If you live on the grid than just go buy a 160 watt water heater and skip this section of the post. If you live off grid, may I suggest to not waste your time and become friends with your neighbors to help you take care of your chicks if you are on vacation for 5 or more days. I have found that our Barred Rock hens are tough ass girls and can go 4 days with self-feeder plus water that may freeze or not. Hopefully not, but we have been shredding in Breckenridge every weekend since the 2017 new year and our 6 chicks continue to lay 12+ eggs each weekend we our away. Talk about a great present to come back to after an amazing weekend of fresh powder runs on the slopes. So, how much water does a chicken really need (summer vs winter)? I’ve read they need about a liter per bird per day; however I have found they drink a little less than that in the winter. I am sure come summertime they will be drinking a whole lot more water. FYI , their egg is 80% or more water so it is very important to make sure your chickens have fresh access to water. Again I have found that we are able to leave Friday morning with a 5 gallon waterer in their coop and whether it freezes or not our birds seems happy and alive when we get back Monday late-afternoon. They lay eggs and we do not offer extra-light over these winter months and their production has not stopped. (This will changes as the girls age)

Grit vs oyster shells:
Both provide that bite-size pieces of rock needed to help them grind up food because chickens don’t have teeth but Oyster shells offer the extra calcium boost needed to help your chick lay hard-strong shelled eggs.

Bonk heads but perfect size for our flock of 8 minus 1 from the Christmas Owl.  Join our Email list below and gain instant access to this crazy story 2 dead birds, 1 shot!

Why Roosters are Free? (And sent to the grinder on factory farms)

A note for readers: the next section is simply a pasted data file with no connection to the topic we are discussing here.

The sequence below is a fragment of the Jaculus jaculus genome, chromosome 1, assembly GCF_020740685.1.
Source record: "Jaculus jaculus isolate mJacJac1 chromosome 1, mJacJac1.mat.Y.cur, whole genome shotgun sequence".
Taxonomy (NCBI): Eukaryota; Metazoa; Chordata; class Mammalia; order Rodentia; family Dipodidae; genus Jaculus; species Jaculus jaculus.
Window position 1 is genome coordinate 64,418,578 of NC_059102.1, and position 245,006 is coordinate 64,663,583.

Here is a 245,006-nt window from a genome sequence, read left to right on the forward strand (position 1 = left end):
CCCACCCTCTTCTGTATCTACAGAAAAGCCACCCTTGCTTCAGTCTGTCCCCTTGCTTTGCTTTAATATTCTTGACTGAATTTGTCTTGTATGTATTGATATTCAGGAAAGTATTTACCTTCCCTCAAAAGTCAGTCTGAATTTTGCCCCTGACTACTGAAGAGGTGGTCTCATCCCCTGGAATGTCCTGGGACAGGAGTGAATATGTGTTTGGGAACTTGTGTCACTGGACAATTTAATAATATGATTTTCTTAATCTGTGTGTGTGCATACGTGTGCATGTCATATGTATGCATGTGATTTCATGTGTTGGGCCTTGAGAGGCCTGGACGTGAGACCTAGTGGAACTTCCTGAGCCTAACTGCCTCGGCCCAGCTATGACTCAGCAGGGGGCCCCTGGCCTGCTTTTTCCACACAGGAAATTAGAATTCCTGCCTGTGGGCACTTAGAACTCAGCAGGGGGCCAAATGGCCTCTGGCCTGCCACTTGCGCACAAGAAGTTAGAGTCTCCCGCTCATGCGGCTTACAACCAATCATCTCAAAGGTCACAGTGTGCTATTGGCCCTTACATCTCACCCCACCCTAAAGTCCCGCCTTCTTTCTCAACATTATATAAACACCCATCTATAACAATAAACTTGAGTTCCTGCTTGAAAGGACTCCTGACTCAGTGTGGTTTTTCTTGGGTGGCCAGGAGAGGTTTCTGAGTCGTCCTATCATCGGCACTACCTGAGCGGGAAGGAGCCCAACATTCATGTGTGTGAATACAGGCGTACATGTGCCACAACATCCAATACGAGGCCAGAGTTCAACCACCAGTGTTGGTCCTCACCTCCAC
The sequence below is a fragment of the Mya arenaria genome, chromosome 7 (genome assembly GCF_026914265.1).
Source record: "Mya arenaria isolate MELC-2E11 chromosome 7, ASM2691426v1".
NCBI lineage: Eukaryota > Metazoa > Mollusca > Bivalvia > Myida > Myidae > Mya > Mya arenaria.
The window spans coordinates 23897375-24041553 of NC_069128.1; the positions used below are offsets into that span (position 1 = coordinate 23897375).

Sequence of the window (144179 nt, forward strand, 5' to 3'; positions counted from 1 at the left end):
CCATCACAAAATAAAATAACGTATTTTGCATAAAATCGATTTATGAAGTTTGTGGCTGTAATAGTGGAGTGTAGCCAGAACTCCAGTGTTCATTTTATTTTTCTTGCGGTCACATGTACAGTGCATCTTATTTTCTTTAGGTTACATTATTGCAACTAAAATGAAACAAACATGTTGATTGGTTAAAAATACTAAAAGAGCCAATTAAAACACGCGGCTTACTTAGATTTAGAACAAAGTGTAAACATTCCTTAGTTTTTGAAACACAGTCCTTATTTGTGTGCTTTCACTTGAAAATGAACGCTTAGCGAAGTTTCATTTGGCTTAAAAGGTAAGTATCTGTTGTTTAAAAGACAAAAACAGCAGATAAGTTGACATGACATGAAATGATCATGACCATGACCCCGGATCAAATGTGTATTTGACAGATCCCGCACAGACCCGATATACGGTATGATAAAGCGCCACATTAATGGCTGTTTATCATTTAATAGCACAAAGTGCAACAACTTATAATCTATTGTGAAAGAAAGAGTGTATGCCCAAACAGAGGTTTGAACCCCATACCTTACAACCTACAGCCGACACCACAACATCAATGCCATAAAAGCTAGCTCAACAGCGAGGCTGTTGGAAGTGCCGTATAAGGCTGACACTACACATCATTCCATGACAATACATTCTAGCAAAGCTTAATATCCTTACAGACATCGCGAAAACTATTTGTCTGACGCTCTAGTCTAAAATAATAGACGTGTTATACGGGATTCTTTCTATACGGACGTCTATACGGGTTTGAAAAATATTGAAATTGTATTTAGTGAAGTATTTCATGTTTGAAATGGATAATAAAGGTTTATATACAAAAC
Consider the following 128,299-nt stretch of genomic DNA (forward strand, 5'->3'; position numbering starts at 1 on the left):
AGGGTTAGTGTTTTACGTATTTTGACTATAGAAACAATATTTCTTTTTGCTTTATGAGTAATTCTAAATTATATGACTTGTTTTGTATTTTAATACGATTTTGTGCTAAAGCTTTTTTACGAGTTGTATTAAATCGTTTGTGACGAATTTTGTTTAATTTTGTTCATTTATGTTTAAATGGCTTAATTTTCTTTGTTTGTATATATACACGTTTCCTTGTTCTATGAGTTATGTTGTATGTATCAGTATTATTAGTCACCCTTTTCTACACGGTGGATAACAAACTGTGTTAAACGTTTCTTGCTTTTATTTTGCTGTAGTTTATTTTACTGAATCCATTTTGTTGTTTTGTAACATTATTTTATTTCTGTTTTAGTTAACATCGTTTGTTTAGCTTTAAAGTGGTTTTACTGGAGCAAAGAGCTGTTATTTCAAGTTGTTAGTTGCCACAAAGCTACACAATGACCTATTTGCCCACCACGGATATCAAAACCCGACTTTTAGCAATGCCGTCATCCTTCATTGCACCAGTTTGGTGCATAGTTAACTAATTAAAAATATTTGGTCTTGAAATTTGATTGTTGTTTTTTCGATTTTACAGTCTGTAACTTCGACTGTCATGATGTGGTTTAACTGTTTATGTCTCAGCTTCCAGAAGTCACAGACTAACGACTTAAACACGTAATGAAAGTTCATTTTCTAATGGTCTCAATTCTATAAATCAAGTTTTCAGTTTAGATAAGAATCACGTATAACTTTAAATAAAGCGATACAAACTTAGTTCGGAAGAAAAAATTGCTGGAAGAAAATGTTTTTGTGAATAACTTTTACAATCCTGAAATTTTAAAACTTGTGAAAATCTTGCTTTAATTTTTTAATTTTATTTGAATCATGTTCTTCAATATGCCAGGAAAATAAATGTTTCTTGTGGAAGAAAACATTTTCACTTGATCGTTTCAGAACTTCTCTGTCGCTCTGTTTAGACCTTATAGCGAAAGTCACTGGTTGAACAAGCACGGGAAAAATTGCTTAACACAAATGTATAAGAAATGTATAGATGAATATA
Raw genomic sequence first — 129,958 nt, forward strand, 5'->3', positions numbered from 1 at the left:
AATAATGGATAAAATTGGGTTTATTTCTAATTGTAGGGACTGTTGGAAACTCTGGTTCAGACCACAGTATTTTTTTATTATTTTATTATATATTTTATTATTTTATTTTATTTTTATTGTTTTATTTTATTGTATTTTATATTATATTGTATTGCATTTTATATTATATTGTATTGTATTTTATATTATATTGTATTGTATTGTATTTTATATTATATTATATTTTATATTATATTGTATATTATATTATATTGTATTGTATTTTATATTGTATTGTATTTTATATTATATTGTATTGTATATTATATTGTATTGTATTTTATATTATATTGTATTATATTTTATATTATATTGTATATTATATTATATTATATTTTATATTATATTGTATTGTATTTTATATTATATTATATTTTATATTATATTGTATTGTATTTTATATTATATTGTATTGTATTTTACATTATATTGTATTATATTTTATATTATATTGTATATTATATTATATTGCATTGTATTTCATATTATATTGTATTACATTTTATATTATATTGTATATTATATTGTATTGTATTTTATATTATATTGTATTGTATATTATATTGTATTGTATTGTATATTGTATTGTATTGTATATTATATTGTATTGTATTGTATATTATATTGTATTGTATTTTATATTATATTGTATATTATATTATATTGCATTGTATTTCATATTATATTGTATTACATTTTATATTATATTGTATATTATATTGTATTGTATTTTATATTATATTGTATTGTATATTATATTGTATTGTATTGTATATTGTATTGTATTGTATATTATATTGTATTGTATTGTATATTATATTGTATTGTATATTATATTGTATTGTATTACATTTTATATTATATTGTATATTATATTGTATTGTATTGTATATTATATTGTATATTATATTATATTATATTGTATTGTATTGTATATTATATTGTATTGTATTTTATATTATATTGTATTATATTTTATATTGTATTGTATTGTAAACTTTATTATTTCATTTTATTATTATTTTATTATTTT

I am finding Roosters have one use and one use only – Strutting there stuff and letting you know who is Boss and the obvious reason fertilizing the eggs for sustaining the flock. Not to say there can’t be any nice roosters in this world, but our Rooster Sriracha lives up to his spicy name. He is everything spice and not so nice. He tries to “get-it-on” any chances he can get with the girls, he didn’t protect “Gladys” the chicken who lost her head to an owl over Christmas 2016. Subscribe to our emails and we will email you the story about how Glady’s lost her head over the holiday season, (graphic photo included) Anyways back to Roosters, they are free because we only need one male to get lots of female chickens being productive egg-layers. There high testosterone makes them natural fighters and aggressors and I’ve heard that there presence helps keep egg production up which appears to be true on our Boomstead. So if you choose to keep one in the flock make sure they are introduced at an early age to the girls and you watch your back! Sad note if you do not know this about male chicks in the big ag. they grind them up as chicks because again we only need 1 to sustain the flock.

And so thankful for eggs:


Besides chicken hugs, the random cock-a-doodle-doos, and the shear entertainment of raising chickens having almost a dozen eggs produced every 2 days is awesome. Well worth the time and money spent implanting them into our A Boom Permaculture Life.

-Cock-a-doodle-doo to you anytime of day!

-Traco